Nine tasty German food and drink idioms

The Local Germany (7 October 2015)

Germany is famous for a lot of things, not least its mouth-watering array of national foods and drinks.

From world-renowned Oktoberfest beers to the tantalising selection ofChristmas goodies gracing the shelves this month, German cuisine certainly hits the spot for many visitors.

But for Germans themselves, talk of food and drink isn’t just reserved for the dining table.

Here are some of our favourite German culinary phrases that actually have nothing to do with eating or drinking.

Guten Appetit!

1. In den sauren Apfel beißen (to bite the bullet) – Literally “to bite into the sour apple,” this means to bite the bullet, swallow the pill or just generally do something you’re not that keen on. We’d rather make those sour apples into strudel, to be honest.

2. Das ist nicht dein Bier! (that’s none of your business) – If someone yells “that’s not your beer!” at you, it could well be that you’ve picked up their Erdinger by mistake. However, they could also be warning you to mind your own business. Germans are just as protective over their private lives as they are over their beers, apparently – or vice versa.

3. Das ist kein Honiglecken (it’s no picnic) – “It’s not like licking honey,” someone might warn in German if you’re about to embark on something particularly tricky or taxing. We’re not sure we really get this one – licking honey on a regular basis sounds like a surefire way of racking up frequent dentist appointments.

4. Wer Bären fangen will, muss sich mit Honig versehen (you catch more flies with honey than with vinegar) – Typical. In English we catch flies, while in Germany they’re catching bears. Like the English saying, this phrase means that if you want something from somebody, you’re better off using sweetness and flattery than making rude demands. What is it with Germans and honey?

5. Ein Haar in der Suppe (a fly in the ointment) – When you go to a fancy restaurant, what’s the one thing that’ll spoil your meal more than anything else? Yep. Finding a hair in the soup. It’s a pretty gross image, but it’s also an effective way to describe a small irritation that really takes the enjoyment out of something.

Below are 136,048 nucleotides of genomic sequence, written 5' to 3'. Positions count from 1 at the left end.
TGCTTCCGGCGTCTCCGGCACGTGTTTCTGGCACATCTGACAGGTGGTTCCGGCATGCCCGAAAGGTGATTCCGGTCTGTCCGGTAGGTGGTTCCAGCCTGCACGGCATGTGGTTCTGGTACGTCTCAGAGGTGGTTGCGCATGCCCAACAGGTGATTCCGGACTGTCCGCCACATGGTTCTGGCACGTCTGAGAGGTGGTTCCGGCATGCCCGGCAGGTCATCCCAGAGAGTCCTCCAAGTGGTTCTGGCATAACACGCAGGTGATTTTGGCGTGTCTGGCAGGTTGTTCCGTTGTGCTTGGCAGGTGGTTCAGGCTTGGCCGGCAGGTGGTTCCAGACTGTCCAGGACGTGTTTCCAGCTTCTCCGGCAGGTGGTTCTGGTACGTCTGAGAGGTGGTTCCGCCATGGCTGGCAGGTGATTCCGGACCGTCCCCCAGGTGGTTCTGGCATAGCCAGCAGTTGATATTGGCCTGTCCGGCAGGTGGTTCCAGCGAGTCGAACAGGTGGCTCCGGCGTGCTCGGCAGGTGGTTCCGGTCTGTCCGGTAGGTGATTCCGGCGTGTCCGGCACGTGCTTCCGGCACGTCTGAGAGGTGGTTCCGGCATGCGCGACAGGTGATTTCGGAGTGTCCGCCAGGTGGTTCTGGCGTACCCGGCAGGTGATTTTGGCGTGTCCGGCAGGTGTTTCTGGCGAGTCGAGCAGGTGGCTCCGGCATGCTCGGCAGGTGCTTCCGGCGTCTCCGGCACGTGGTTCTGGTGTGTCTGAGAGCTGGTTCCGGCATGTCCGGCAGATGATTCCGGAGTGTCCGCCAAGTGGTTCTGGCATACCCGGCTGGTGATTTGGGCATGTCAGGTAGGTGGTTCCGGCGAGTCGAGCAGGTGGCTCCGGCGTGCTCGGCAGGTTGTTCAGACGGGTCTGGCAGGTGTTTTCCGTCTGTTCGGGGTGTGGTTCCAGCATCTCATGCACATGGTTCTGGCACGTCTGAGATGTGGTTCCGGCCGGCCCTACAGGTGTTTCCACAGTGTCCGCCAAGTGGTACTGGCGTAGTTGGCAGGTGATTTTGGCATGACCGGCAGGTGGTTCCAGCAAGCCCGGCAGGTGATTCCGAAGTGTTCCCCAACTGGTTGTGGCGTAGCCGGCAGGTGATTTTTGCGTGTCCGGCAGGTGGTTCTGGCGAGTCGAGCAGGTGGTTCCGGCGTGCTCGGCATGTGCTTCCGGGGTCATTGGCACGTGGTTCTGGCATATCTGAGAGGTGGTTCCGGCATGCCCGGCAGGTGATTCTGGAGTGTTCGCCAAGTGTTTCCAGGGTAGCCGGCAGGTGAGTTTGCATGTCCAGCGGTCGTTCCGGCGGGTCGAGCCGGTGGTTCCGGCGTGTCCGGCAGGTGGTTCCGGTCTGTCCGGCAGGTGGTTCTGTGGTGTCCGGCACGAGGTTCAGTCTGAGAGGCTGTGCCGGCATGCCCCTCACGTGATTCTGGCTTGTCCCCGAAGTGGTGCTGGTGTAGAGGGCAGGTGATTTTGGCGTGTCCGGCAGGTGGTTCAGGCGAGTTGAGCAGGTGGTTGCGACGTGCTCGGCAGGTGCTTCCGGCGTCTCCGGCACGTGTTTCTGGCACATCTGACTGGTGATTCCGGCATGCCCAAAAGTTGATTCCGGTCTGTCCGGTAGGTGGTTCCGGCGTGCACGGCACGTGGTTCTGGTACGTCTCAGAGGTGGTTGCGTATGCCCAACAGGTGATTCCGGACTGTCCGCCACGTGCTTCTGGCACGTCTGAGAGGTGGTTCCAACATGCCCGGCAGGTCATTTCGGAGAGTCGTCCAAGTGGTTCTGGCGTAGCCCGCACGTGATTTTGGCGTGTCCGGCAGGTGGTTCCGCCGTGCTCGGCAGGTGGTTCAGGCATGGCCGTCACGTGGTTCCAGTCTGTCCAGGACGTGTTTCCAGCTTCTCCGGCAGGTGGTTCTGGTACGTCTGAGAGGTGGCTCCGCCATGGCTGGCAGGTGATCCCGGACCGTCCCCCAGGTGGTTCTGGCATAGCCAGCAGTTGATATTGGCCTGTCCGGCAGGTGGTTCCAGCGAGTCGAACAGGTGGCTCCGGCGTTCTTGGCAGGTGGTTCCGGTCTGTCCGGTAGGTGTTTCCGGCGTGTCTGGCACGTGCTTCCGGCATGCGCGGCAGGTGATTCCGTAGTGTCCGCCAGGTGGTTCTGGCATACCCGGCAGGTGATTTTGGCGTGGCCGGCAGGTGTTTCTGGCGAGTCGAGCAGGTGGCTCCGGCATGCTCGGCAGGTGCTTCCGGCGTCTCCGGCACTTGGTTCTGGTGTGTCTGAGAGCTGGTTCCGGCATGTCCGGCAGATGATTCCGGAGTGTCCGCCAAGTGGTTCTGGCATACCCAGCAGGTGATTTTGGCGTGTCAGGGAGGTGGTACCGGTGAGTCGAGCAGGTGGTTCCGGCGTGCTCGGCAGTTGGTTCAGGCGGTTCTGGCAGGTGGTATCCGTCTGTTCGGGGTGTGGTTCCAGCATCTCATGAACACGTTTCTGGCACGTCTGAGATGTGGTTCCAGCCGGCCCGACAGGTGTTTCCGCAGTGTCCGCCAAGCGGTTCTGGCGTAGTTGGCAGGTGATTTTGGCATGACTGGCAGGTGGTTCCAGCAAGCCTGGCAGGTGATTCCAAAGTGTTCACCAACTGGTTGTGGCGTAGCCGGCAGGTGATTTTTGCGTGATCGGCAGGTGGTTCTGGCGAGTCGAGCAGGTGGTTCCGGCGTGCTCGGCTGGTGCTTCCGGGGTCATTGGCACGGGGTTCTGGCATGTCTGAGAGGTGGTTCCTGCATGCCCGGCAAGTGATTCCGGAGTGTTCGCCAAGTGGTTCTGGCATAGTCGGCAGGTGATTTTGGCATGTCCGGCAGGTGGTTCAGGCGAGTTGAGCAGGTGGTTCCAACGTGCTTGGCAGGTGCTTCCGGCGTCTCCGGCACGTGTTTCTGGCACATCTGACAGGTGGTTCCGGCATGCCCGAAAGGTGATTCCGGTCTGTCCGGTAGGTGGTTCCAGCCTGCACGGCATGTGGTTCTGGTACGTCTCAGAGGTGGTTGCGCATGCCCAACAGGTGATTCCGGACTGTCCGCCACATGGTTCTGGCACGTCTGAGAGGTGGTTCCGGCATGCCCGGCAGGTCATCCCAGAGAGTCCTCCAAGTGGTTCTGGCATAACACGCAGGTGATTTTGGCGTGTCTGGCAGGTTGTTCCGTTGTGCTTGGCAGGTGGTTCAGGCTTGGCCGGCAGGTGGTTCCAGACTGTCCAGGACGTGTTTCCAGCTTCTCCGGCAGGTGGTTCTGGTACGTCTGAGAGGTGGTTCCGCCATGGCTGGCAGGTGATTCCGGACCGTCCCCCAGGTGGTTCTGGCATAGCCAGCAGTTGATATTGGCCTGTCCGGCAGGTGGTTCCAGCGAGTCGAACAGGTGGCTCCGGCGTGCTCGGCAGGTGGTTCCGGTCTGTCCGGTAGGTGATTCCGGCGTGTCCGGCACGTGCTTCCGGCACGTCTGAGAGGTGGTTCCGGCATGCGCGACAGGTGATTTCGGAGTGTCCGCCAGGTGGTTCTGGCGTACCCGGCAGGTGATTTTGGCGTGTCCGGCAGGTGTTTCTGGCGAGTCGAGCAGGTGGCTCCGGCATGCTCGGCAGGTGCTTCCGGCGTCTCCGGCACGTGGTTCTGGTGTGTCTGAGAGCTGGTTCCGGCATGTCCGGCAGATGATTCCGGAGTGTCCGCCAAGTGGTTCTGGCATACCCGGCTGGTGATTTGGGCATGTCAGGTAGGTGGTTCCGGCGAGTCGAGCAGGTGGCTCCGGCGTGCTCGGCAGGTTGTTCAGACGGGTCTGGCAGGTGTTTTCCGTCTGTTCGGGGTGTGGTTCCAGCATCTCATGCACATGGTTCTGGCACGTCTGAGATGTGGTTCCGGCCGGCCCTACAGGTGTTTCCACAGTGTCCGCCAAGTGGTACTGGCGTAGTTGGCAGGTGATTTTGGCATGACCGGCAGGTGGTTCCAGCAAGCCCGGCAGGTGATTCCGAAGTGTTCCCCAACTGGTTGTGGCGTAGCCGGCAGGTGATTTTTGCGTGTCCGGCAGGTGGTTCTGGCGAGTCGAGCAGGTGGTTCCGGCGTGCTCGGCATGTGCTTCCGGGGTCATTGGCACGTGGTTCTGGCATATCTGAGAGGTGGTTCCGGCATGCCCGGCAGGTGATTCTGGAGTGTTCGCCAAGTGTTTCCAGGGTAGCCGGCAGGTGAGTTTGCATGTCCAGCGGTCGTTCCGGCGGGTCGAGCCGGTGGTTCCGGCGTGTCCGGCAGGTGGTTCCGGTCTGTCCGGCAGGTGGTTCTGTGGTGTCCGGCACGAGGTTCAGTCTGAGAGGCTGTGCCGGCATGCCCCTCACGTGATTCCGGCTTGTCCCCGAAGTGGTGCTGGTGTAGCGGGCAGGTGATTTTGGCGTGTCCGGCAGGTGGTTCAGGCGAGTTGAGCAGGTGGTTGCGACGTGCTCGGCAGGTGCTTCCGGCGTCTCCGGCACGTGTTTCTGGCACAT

6. Das ist kalter Kaffee (that’s old hat) – No-one likes cold coffee. This phrase describes something which has really gone past its sell-by date and is now painfully familiar and outdated. Maybe no-one’s told Germans they can always reheat their coffee in the microwave.

7. Jemanden durch den Kakao ziehen (to make fun of somebody) – To “drag someone through the cocoa” is apparently not a nice thing to do in Germany. To us, it sounds pretty fun. But maybe that’s just because we can’t get images of Willy Wonka’s chocolate river out of our heads.

8. Im Wein liegt die Wahrheit (in wine lies the truth) – Germans might be known for their love of beer, but in times of doubt it looks like agree with Willy Shakespeare that there’s only one drink when you need answers. This is by far our favourite idiom here at the Local.

9. Alles hat ein Ende, nur die Wurst hat zwei (everything must come to an end) – Of course there had to be a sausage in here somewhere. Germans can get quite philosophical about their sausages, we’ve found – there’s a whole world of idioms devoted to the humble Wurst. Sadly, this brings us to the end of our culinary travels. It’s been fun, but as the Germans say: “everything has an end; only sausages have two.”

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  1. Hello,
    Firstly, thank you for the lovely lessons. There is one phrase I heard from a German man spoken in English. The phrase I think was about old relationships. He said, “You can’t re-heat cold coffee”. Is this how it is meant?


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